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Graphic Packaging International, LLC v. Inline Packaging, LLC

United States District Court, D. Minnesota

October 1, 2019

Graphic Packaging International, LLC, Plaintiff,
v.
Inline Packaging, LLC, Defendant.

          Barry Herman, Womble Bond Dickinson (US) LLP, Baltimore, MD; David R. Boaz, Womble Bond Dickinson (US) LLP, Raleigh, NC; James F. Vaughan and Christine H. Dupriest, Womble Bond Dickinson (US) LLP, Atlanta, GA; and Felicia J. Boyd, Barnes & Thornburg LLP, Minneapolis, MN, for Plaintiff Graphic Packaging International, LLC.

          Kyle R. Kroll, Brent A. Lorentz, and Justice Ericson Lindell, Winthrop & Weinstine, P.A., Minneapolis, MN, for Defendant Inline Packaging, LLC.

          OPINION AND ORDER

          Eric C. Tostrud United States District Judge

         Plaintiff Graphic Packaging International owns three design patents for microwave susceptor sleeves. These sleeves are used for heating and carrying food products including “Hot Pockets.” In this case, Graphic accuses Defendant Inline Packaging of infringing the three design patents. The Parties seek claim construction pursuant to Markman v. Westview Instruments, Inc., 517 U.S. 370, 390-91 (1996). Graphic asks that its patents be construed simply as the visual appearance of the susceptor sleeves as shown in the claim drawings. Contending that the susceptor sleeves' designs are primarily functional, Inline seeks a construction giving Graphic's patents no scope. The law seems to discourage no-scope constructions like the one Inline seeks, and the availability of alternative designs, among other considerations, shows that the sleeves' patented designs are not primarily functional. Therefore, Graphic's proposed construction will be adopted.

         I

         Three design patents for microwaveable susceptor sleeves are at issue in this case: U.S. Patent Nos. D694, 106 ("the '106 patent"), D694, 124 ("the '124 patent"), and D727, 145 ("the' 145 patent"). Microwave susceptor sleeves are paperboard products with special properties that allow them to be used to heat food, including but not limited to "Hot Pockets." The '106 patent, entitled "Carton Blank," includes one figure and claims "the ornamental design for a carton blank, as shown and described." Joint App'x for Claim Const. ("JA") 859-61. That single figure appears as follows:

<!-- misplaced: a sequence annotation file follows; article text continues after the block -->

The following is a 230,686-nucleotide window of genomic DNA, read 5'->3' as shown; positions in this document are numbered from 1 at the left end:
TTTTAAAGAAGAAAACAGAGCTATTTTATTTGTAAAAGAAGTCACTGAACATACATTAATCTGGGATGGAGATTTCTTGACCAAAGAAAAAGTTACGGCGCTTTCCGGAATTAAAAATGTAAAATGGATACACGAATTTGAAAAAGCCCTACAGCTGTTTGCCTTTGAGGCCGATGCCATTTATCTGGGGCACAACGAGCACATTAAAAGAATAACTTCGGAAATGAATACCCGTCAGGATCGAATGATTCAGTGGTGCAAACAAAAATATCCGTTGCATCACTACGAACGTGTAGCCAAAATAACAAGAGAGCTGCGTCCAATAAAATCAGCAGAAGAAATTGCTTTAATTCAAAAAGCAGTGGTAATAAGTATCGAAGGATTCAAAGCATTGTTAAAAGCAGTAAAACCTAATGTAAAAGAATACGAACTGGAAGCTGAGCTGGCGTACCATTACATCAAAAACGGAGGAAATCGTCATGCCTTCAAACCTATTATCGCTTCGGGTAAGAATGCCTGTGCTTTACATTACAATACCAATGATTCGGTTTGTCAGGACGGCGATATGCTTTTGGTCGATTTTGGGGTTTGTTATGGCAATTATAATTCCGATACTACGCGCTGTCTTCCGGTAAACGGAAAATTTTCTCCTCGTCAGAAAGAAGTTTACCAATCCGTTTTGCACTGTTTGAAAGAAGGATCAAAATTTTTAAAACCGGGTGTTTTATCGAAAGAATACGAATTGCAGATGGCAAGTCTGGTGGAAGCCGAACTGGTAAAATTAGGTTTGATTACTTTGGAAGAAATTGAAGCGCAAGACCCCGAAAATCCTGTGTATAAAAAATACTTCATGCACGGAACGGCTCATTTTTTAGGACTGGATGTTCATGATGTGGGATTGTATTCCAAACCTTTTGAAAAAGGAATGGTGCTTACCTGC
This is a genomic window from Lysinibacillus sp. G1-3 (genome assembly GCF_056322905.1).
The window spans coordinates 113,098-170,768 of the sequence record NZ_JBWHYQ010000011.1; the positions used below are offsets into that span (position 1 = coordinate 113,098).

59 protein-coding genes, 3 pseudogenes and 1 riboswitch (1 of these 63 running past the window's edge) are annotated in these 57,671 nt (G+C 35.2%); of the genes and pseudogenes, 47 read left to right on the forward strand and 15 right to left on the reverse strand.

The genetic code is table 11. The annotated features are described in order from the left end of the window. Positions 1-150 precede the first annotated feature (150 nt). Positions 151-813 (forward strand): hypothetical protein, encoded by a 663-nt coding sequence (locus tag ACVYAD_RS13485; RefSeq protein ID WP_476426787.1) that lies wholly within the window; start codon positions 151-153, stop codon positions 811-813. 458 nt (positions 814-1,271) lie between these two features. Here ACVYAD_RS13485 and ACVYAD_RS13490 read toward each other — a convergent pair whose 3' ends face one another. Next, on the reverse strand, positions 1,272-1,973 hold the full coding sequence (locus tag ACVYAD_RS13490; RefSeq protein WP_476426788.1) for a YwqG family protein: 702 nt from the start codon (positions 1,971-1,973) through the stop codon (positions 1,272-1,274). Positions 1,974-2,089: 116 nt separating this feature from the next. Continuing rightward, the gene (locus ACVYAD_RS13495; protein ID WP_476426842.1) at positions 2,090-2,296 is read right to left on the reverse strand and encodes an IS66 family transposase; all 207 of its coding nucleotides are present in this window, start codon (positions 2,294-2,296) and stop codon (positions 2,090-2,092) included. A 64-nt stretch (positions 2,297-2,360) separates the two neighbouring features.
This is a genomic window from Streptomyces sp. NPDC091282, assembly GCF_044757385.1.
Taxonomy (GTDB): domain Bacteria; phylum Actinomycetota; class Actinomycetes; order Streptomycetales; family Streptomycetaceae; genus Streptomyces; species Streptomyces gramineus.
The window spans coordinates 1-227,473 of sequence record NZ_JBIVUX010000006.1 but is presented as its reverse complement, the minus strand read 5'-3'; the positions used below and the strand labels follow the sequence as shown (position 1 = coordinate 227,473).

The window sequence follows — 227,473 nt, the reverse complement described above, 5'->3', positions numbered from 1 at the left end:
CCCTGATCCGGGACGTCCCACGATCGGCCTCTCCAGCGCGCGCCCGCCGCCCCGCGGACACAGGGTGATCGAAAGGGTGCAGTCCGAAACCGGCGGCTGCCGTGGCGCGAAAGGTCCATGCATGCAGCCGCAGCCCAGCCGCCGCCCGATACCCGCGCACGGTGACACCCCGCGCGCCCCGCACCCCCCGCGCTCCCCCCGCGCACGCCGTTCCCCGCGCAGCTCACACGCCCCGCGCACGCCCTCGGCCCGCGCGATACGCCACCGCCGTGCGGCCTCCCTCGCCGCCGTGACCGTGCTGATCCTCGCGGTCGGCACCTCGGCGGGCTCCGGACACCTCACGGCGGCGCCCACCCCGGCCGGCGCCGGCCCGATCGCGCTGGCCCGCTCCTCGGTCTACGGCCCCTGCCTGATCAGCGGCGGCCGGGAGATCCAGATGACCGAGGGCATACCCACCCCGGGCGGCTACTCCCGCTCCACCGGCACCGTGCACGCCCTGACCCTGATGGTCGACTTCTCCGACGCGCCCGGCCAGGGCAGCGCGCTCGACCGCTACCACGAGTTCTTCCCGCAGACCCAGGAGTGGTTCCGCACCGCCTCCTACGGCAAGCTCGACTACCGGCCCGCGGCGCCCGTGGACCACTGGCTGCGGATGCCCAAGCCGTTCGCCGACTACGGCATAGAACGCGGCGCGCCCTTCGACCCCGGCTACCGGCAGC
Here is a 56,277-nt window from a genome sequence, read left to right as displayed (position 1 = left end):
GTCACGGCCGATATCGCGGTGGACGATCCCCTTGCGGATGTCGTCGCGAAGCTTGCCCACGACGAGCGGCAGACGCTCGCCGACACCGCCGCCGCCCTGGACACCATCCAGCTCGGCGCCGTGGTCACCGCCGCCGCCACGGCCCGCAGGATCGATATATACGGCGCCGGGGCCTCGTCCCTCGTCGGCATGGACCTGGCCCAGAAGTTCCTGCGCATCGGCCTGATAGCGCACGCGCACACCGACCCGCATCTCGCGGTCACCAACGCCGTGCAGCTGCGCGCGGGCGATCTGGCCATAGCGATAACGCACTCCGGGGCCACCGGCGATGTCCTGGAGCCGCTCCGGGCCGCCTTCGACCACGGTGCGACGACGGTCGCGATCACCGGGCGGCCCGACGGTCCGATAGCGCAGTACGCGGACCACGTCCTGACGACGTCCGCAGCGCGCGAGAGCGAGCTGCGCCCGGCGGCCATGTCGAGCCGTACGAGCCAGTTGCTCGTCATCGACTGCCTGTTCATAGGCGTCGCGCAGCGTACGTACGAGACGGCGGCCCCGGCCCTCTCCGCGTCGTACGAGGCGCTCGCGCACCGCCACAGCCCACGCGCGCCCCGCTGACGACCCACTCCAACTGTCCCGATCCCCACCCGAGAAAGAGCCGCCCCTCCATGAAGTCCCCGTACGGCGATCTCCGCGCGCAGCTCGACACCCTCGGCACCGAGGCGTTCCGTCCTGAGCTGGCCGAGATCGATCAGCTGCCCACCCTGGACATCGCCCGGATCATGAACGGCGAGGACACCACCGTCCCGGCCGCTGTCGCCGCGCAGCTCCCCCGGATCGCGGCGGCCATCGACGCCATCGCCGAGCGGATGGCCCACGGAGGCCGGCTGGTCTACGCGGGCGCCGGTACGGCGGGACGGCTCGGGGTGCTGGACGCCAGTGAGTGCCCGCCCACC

(Image Omitted)

JA 859. The '124 patent, entitled "Carton," includes sixteen figures and similarly claims "[t]he ornamental design for a carton, as shown and described." JA 862-73. Two of those figures are included below, depicting the sleeve's assembled appearance:

         (Image Omitted)

         JA 864, 869. The' 145 patent, also entitled "Carton Blank," includes one figure and again claims "[t]he ornamental design for a carton blank, as shown and described." JA 874. That figure appears as follows:

         (Image Omitted)

         JA 876. The term “blank” refers to the flat, not-put-together version of the “carton, ” which refers to the three-dimensional “sleeve.” Cf. Inline Mem. at 27 [ECF No. 114] (discussing “when the sleeve blank is turned into the sleeve construct”).

         The Parties, particularly Inline, discuss several elements of Graphic's design patents at some length in their submissions. Though not all of these elements are discussed in this opinion and order, a brief description of each helps in understanding the design patents and the Parties' arguments about claim construction (and, though less important for claim construction, serves as a starting point for identifying and defining the design patents' elements going forward). Though these features are depicted in the design patents, these terms and descriptions are not.

Tear strip and cut-out : Though claimed only in a utility patent, this feature allows approximately half of the sleeve to be removed during consumption. It is represented in the design patents by a broken (dotted) line ...

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